if (substr($logFile, - 4) == '.log') {
        print "Processing $logFile";
        $handle = @fopen($logsDir . '\\' . $logFile, "r");
        if ($handle) {
            while (($buffer = fgets($handle, 4096)) !== false) {
                $buffer = trim($buffer);
                if (strlen($buffer) > 0) {
                    $metaData = substr($buffer, 0, 49);
                    $msgText = substr($buffer, 49);

                    # Replace all consecutive spaces within the header/meta data with a single space.
                    $count = - 1;
                    while ($count != 0) {
                        $metaData = str_replace('  ', ' ', $metaData, $count);
                    }

                    # Create an array containing the metadata, delimited with a space
                    $metaData = explode(' ', $metaData);

                    $pagerID = $metaData[0];
                    $msgTime = $metaData[1];
                    $msgDate = $metaData[2];
                    $msgEnc = $metaData[3];
                    $msgType = $metaData[4];
                    $msgBaud = $metaData[5];

                    print "Pager ID: $pagerID" . PHP_EOL;
                    print "Time: $msgTime" . PHP_EOL;
                    print "Date: $msgDate" . PHP_EOL;
                    print "Encoding: $msgEnc" . PHP_EOL;
                    print "Type: $msgType" . PHP_EOL;
                    print "Baud Rate: $msgBaud" . PHP_EOL;
                    print "Message: $msgText" . PHP_EOL . PHP_EOL;

                    # Convert the date into international format ready for MySQL
                    $msgDate = explode('-', $msgDate);
                    $msgDate[2] = $msgDate[2] + 2000;
                    $msgDate = $msgDate[2] . '/' . $msgDate[1] . '/' . $msgDate[0];

                    # Replace single quotes in the pager message with an escaped single quote. It would be a good idea to do some other cleanup here in case of a SQL injection attempt.
                    $msgText = str_replace('\'', '\\\'', $msgText);
                    $sql = "INSERT INTO `pocsag`.`2021` (`pagerID`, `msgTime`, `msgDate`, `msgEnc`, `msgType`, `msgBaud`, `msgText`) VALUES (" . $pagerID . ",'" . $msgTime . "','" . $msgDate . "','" . $msgEnc . "','" . $msgType . "','" . $msgBaud . "','" . $msgText . "')";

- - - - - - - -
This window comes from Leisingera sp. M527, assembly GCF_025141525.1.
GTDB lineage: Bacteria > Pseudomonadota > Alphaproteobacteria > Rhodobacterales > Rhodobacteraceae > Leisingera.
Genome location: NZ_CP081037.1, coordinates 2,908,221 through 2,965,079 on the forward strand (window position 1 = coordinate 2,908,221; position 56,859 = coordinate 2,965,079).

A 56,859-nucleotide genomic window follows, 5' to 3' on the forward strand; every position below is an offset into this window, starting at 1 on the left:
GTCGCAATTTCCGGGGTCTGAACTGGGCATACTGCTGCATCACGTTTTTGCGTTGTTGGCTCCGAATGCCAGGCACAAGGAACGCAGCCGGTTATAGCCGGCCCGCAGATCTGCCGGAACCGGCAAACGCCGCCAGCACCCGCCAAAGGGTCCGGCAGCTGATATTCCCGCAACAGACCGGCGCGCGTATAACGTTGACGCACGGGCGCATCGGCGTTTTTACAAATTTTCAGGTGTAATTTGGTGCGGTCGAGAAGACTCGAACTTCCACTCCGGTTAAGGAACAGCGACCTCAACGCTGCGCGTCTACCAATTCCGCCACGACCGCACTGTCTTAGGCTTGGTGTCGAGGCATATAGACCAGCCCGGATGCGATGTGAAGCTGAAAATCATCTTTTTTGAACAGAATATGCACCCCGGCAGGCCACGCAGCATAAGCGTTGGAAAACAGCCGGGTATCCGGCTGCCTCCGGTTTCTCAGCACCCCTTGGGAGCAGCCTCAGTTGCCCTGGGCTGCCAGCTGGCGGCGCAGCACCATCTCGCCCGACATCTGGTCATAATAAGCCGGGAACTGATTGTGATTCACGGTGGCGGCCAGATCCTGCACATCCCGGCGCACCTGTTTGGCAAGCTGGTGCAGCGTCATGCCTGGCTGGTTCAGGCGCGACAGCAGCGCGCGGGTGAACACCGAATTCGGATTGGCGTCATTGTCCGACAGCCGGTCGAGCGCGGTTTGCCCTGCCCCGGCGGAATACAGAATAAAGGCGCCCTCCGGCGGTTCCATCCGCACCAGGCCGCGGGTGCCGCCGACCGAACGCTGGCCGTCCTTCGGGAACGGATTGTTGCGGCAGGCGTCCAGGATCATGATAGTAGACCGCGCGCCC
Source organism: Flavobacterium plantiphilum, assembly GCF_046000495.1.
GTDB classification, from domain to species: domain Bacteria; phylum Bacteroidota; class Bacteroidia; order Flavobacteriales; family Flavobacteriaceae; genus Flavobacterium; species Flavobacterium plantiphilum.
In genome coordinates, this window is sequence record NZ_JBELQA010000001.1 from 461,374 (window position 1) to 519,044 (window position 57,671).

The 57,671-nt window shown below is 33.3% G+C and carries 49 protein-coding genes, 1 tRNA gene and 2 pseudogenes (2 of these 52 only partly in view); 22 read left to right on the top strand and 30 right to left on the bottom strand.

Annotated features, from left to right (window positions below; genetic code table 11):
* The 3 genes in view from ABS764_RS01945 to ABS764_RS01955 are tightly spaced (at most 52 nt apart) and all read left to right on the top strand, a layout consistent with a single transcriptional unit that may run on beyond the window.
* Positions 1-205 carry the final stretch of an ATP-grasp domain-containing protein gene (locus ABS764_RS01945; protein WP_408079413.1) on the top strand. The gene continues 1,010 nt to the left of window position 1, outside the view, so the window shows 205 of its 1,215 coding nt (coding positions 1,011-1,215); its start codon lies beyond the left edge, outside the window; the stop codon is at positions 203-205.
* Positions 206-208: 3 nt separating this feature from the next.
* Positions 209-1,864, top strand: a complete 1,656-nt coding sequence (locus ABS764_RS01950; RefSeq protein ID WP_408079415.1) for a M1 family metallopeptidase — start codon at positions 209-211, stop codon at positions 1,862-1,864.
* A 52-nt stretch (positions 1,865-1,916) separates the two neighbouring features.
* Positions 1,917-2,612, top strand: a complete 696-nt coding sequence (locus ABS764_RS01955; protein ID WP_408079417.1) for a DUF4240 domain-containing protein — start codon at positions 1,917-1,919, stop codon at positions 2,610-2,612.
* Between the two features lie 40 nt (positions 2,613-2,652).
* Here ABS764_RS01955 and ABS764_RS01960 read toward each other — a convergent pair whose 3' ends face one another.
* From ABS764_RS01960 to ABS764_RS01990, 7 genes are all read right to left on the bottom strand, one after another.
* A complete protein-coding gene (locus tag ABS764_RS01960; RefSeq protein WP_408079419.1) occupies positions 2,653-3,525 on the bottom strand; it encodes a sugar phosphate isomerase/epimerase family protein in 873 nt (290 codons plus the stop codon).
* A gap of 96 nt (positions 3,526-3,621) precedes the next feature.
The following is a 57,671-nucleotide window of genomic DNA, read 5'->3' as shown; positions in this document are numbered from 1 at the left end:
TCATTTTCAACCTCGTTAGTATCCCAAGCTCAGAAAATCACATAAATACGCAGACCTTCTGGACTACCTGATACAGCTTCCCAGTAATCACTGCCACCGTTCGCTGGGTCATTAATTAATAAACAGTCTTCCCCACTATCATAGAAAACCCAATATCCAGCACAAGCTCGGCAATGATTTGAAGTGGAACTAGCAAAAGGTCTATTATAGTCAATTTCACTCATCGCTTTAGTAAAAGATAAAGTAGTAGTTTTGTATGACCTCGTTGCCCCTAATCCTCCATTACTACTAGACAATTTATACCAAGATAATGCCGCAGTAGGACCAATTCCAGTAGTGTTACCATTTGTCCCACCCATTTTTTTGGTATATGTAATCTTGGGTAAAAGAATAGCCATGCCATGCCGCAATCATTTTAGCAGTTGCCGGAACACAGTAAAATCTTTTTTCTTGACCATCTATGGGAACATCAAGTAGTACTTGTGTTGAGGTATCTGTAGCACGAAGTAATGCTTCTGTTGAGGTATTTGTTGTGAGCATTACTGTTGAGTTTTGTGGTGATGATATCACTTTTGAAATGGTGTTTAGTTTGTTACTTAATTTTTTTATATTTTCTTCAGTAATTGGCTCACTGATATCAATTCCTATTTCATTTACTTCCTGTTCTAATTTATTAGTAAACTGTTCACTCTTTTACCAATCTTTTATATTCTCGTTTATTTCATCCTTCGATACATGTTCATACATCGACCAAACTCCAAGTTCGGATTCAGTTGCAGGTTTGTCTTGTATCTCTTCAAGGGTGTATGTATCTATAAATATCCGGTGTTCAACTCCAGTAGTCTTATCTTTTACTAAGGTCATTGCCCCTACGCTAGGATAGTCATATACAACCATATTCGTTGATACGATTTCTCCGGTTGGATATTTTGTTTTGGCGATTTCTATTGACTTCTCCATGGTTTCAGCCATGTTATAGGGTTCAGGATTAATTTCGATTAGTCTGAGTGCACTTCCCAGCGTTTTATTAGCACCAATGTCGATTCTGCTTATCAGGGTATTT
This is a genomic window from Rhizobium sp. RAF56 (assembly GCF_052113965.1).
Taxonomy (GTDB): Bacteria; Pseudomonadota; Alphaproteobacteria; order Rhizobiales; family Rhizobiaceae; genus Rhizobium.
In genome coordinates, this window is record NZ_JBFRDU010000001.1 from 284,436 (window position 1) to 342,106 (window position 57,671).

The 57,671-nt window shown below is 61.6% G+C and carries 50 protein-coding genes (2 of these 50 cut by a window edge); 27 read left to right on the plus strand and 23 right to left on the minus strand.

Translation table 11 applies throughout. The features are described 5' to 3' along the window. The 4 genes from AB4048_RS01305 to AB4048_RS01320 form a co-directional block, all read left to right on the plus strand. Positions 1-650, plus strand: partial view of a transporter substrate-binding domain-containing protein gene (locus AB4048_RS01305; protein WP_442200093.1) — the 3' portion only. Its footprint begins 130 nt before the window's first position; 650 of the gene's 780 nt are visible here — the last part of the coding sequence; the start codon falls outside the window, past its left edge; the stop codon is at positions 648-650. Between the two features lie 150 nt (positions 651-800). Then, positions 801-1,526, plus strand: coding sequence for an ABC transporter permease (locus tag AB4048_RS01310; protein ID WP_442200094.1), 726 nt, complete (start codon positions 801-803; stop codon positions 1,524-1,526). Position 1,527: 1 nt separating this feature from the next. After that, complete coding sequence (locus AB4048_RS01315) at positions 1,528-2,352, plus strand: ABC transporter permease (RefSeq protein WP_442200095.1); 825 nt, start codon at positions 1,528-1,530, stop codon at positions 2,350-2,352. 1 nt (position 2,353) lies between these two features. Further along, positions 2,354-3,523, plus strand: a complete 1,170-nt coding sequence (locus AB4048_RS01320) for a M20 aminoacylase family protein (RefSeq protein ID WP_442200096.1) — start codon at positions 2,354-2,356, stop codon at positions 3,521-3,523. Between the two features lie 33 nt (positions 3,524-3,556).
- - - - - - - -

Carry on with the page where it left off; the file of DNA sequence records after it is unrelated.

$db->query($sql);
                }
            }
            if (! feof($handle)) {
                echo "Error whilst reading log file $logFile\r\n";
            }
            fclose($handle);
            # Move the log file to the "processed" sub-directory
            rename($logsDir . '\\' . $logFile, $logsDir . '\processed\\' . $logFile);
        }
    }
}
?>

After running the above code, I can see that my MySQL database is now populated as expected:

Decoded POCSAG pager messages commited to the MySQL database
Decoded POCSAG pager messages commited to the MySQL database

From here, it is trivial to put together a front end interface with a bit of backend code to allow you to perform queries on historic data. Please excuse my 1990’s web design habits:

The final Proof of Concept. Historic pager messages could be stored and easily searched.
The final Proof of Concept. Historic pager messages could be stored and easily searched.

Summary

We’ve shown that it’s fairly easy to receive pager signals using a cheap off-the-shelf SDR dongle. We’ve then piped these signals to a POCSAG decoder (PDW), using a free “virtual sound cable” piece of software (VB-Cable).

From there we’ve shown that it would be trivial to transfer the decoded pager messages to an easily searchable database for long-term storage. Why anyone would want to do this is beyond me, but clearly, some people are interested in the topic.

Who knows, perhaps in years to come, terabytes of pager messages spanning decades might hold some historic significance and provide a snapshot of the past. If you’ve got some old pager messages stored away from the 80’s, 90’s or 2000’s then please get in touch. I’d love to hear your story.

One thing’s for sure, I won’t be sending any sensitive information over the pager networks again and I advise that you shouldn’t do either.